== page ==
Tagmusic

The small screen life

First, a housekeeping note. If you are a U.S. Goodreads user and wish to do so, you may enter an ARC giveaway for DEVIL AND THE BLUEBIRD. Ten copies are available; March 17 is the closing date for entries. There will be two future (non-Goodreads) giveaways for a finished copy available internationally. One is for Twitter users, but I believe the other is entirely blog-based. I’ll point them out when the time is right.

We’re supposed to have a new schedule in our lives which includes going to many more movies. That has not actually worked so far, thanks to illness and weather. This weekend, I stuck to home viewings instead. First up was What We Do In The Shadows. By Jermaine Clement (of Flight of the Conchords) and Taika Waititi, it’s a mockumentary about vampires, which includes such pearls as hanging out in downtown Wellington at night, trying to get an invitation to cross the threshold of a club. There’s a fair amount of mock blood as well, so perhaps not appealing to anyone offended by such things, but I enjoyed it.

Then came Eden, which was my son’s choice. I’ve never been to a rave (let’s be honest: raves have never existed anywhere on my mental geography), or even to a club, and I definitely know nothing about the rave/club scene of Paris in the Nineties or any other time. Almost nothing. My son’s interest convinced me to read up on it a bit.

Eden covers several decades in the life of a French DJ, from aspiring to successful to failing, in a dreamy haze of music and drugs. Not, however, in the usual American style, filled with scenes of intense drama and a need for resolution and forgiveness. I’m a bit tempted to watch it again before returning it. I’m easily fascinated by things I know little about, doubly so with things involving creation of some sort. Watching a brief scene of two DJs discussing the qualities of electronic beats actually is something I enjoy.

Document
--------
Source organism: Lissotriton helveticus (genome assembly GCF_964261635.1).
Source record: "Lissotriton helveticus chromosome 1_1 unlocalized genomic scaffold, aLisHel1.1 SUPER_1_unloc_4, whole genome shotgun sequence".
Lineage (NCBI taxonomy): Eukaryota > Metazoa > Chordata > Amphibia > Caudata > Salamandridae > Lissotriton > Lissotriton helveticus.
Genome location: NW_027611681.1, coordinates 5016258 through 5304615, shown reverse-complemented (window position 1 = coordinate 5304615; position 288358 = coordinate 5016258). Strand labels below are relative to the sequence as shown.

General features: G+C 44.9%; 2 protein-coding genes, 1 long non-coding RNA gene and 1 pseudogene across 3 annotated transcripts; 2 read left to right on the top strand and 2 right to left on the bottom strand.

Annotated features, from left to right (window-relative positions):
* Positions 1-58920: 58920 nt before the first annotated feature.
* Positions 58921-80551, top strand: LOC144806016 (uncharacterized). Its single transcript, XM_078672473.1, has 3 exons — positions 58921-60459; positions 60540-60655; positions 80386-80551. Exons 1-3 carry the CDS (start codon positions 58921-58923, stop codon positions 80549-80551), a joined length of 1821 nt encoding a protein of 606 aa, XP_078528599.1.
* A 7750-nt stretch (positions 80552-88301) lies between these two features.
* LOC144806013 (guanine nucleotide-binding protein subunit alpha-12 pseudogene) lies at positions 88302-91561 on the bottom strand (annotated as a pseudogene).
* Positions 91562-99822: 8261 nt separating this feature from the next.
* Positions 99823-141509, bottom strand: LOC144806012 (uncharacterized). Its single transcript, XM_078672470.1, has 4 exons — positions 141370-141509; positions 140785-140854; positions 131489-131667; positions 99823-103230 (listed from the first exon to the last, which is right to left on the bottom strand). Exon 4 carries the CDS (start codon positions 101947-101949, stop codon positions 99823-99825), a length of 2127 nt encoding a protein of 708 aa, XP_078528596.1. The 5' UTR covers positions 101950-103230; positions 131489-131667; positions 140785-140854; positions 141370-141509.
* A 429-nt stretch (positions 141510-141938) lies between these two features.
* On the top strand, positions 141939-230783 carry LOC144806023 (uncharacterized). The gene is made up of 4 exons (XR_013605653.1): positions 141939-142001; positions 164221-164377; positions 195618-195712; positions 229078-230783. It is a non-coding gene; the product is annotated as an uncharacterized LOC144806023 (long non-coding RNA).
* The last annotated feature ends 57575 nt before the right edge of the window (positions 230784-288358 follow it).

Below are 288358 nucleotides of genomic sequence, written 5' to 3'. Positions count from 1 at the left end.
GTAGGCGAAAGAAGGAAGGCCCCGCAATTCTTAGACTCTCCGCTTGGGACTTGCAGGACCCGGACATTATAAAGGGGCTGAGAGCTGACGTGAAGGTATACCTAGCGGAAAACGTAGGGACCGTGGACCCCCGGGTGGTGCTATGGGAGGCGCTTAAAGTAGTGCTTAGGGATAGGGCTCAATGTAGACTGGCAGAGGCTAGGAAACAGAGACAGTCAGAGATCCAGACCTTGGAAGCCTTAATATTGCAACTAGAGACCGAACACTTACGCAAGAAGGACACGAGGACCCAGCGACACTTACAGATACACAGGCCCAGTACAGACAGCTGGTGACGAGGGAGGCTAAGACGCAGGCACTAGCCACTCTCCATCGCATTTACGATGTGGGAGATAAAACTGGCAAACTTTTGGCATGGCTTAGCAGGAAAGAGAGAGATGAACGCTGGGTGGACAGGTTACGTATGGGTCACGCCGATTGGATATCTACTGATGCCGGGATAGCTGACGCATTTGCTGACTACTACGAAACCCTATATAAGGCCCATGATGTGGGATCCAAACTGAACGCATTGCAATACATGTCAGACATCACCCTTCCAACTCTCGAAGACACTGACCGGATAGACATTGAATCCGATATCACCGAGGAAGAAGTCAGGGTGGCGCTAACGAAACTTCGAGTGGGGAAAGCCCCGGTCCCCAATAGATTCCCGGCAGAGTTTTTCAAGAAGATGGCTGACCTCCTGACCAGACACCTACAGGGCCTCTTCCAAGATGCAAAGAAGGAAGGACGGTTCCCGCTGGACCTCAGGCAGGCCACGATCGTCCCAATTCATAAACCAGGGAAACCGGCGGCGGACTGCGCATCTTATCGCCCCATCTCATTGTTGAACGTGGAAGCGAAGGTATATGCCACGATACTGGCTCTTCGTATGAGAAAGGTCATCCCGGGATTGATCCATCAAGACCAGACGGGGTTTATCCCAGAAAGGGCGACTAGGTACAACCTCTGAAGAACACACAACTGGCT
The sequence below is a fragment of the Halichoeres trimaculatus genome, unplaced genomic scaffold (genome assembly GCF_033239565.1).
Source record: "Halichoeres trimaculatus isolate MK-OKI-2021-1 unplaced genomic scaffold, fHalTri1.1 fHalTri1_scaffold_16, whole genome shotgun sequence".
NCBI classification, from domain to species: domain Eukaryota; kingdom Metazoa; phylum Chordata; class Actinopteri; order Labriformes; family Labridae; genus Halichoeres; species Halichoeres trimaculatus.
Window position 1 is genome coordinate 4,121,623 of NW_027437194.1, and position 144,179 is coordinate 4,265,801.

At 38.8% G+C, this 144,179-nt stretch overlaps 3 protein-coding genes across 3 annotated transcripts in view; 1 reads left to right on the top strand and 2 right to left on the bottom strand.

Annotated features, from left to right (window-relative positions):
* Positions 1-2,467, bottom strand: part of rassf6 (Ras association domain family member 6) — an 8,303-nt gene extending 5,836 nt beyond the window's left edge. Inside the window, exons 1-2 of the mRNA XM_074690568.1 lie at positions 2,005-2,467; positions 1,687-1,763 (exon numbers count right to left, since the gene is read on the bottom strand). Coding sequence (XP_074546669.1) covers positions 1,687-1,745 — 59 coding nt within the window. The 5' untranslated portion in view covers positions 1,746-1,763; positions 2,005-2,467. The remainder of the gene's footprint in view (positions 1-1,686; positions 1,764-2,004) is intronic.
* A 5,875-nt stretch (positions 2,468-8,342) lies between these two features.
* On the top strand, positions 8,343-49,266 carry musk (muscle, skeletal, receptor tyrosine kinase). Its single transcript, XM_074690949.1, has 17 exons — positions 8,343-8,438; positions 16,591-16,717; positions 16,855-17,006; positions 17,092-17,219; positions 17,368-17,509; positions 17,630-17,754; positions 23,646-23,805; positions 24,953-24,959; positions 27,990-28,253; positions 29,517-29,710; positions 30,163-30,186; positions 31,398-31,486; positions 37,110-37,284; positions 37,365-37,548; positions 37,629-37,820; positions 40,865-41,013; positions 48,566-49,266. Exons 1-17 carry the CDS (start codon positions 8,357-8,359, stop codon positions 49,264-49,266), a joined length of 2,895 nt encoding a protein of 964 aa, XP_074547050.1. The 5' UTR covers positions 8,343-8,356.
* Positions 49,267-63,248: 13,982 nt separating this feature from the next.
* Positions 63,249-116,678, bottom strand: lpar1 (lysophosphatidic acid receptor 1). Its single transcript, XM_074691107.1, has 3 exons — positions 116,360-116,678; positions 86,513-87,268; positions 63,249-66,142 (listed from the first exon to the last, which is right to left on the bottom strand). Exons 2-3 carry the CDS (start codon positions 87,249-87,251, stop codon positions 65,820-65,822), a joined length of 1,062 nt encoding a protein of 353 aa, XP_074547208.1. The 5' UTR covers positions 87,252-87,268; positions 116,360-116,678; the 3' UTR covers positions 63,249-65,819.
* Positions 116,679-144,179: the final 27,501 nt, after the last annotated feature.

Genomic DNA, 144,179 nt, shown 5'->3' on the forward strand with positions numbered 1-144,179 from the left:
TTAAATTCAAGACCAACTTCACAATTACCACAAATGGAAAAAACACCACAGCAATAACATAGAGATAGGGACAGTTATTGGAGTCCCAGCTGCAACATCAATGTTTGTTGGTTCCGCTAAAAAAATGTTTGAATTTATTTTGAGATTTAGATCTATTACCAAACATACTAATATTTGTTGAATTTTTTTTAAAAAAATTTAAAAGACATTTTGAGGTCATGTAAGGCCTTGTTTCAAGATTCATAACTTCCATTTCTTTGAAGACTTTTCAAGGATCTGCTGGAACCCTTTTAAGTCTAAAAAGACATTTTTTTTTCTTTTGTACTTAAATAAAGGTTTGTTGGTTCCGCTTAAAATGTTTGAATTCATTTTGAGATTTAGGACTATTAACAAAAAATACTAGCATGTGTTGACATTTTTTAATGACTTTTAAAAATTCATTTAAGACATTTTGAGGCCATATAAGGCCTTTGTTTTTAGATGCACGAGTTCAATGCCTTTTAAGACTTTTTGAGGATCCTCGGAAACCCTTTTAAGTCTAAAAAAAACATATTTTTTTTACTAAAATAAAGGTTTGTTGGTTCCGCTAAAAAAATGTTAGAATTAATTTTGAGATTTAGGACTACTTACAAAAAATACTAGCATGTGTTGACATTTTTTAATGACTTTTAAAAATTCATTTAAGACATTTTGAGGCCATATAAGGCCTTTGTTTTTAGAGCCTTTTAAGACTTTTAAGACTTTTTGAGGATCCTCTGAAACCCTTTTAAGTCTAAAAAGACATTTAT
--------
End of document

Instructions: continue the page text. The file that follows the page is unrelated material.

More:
As the current cinematic offerings leave kind of a lot to be desired, I may be looking at many more weeks of home viewings before we start our new movie schedule. It’s okay. If I can actually remember to return Netflix DVDs, we should survive. If you have a viewing suggestion, please toss it my way.

Artifacts

We recently became the proud owners of a turntable. Shopping for it consisted of asking has anything changed in the last twenty years, and hearing in response well…this one has a USB port. Which was more or less perfect for my level of interest in discussing technology.

We immediately rescued the lonely vinyl relegated to the basements and attics of relatives. What followed was complete and utter memory overload. Smell may be the shortcut to the past, but music has to come in not far behind. While I could have bought many of the albums on CD, or downloaded them, there is something about the nature of vinyl that cannot be recaptured. (Yes, I know I’ve argued the same point with books. Let’s slap that Luddite label on me and move on.)

When I listen to these old records, it’s not just the music that reaches me. It’s the tick of scratches that my mind waits for when I hear the same song in some superior undamaged form. It’s the physical nature: the shape, the weight, the sound translated into grooves that can be traced with a fingertip. There’s an intimacy required in the choosing, the placing, even in the removing from the sleeve.

But the thing that I’m thinking about today, as I sit here listening, is how CDs stole something I never noticed: patience. When I was a kid, setting the needle on a record made me nervous. I didn’t like the sound of it touching down. As a result, I tended to listen through a whole side, which made the experience of hearing the songs I loved that much sweeter. They weren’t fragments; they were part of a broader landscape. Years of listening to CDs has accustomed me to getting what I want and moving on.

What does this all mean? Perhaps nothing more than that today I’m little lost in nostalgia.

Once upon a time in a car

I used to love to drive. I didn’t get my license until I was eighteen (in Massachusetts I could have had a license at sixteen), partly because I could walk or take a bus most of the places I wanted to go, and partly because the only car I could learn on was a bear to drive.